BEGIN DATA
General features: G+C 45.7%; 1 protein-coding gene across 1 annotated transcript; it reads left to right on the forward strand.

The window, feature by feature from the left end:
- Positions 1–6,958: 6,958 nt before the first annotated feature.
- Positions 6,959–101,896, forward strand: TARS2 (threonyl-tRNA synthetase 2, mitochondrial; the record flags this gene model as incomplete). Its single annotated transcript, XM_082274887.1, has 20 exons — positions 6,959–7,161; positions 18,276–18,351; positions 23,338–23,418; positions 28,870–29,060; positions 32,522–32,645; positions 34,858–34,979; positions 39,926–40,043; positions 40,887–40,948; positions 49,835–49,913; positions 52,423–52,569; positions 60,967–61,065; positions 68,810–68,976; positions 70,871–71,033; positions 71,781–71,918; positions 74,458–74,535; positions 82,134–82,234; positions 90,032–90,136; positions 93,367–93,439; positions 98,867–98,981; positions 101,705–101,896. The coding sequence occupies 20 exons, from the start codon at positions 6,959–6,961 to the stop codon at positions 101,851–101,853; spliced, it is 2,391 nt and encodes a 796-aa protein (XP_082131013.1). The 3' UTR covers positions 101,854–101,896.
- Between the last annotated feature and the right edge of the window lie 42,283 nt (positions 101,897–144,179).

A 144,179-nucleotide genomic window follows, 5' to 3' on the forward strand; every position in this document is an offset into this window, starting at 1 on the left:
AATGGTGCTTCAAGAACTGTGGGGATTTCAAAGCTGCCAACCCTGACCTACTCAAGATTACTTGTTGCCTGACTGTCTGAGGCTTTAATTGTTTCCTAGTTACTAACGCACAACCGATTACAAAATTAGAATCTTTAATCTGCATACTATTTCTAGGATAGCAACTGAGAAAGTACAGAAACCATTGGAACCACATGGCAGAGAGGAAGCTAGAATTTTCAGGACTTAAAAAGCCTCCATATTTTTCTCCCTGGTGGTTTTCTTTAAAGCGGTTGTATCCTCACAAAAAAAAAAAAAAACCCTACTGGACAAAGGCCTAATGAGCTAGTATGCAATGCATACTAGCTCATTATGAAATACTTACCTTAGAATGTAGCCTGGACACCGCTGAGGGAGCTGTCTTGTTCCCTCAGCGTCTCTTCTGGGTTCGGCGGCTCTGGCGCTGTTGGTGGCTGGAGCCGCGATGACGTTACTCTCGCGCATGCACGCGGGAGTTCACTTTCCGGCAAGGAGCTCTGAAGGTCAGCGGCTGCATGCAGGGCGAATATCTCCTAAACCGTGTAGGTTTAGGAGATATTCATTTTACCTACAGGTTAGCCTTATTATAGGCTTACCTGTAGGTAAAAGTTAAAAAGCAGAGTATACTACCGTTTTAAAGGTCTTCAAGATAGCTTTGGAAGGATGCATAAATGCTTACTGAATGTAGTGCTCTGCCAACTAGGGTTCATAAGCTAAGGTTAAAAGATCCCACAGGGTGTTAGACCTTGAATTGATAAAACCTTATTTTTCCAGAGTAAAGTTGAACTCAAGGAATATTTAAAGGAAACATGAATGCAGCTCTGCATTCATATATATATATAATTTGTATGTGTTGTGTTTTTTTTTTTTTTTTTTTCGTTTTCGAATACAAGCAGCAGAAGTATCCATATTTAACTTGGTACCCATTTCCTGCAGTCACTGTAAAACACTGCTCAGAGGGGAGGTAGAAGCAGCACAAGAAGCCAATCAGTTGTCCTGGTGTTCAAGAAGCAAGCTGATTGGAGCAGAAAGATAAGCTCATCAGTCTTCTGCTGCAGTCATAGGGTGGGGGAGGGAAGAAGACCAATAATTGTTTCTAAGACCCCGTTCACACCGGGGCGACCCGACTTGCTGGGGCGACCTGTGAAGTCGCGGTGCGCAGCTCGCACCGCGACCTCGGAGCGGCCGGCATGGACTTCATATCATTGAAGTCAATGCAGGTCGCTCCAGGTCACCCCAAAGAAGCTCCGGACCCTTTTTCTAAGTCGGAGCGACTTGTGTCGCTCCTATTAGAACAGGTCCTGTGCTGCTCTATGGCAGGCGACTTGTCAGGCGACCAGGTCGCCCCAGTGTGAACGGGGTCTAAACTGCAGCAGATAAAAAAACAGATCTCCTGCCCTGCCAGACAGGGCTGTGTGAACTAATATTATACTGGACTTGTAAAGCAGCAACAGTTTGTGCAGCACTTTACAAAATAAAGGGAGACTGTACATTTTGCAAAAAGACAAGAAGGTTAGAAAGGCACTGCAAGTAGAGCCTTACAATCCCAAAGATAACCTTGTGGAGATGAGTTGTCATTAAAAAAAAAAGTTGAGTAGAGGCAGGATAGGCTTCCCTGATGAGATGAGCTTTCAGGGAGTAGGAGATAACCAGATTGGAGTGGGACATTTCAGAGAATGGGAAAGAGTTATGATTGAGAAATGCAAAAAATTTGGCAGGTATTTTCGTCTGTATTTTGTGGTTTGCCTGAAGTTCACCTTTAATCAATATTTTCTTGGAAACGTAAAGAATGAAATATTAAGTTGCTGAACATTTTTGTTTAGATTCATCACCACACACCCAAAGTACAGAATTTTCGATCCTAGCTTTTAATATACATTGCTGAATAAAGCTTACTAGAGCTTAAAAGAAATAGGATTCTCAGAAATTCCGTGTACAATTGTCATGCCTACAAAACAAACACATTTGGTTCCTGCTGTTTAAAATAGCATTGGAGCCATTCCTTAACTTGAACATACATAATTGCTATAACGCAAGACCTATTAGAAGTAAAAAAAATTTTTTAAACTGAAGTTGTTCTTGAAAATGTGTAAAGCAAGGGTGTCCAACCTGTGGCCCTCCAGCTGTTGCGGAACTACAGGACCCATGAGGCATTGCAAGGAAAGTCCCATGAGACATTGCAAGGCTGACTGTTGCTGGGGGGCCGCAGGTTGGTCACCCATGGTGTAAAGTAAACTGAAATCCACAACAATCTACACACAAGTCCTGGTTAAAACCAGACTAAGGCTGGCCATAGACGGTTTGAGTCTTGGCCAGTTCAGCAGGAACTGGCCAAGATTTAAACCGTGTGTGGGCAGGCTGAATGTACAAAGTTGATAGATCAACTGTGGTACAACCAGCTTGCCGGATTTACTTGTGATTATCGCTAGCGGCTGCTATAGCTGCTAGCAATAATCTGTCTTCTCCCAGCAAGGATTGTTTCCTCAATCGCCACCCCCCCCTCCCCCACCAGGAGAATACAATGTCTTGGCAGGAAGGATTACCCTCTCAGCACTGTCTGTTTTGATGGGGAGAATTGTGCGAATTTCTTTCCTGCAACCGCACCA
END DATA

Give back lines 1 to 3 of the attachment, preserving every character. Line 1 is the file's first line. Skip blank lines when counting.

General features: G+C 45.7%; 1 protein-coding gene across 1 annotated transcript; it reads left to right on the forward strand.

The window, feature by feature from the left end:
- Positions 1–6,958: 6,958 nt before the first annotated feature.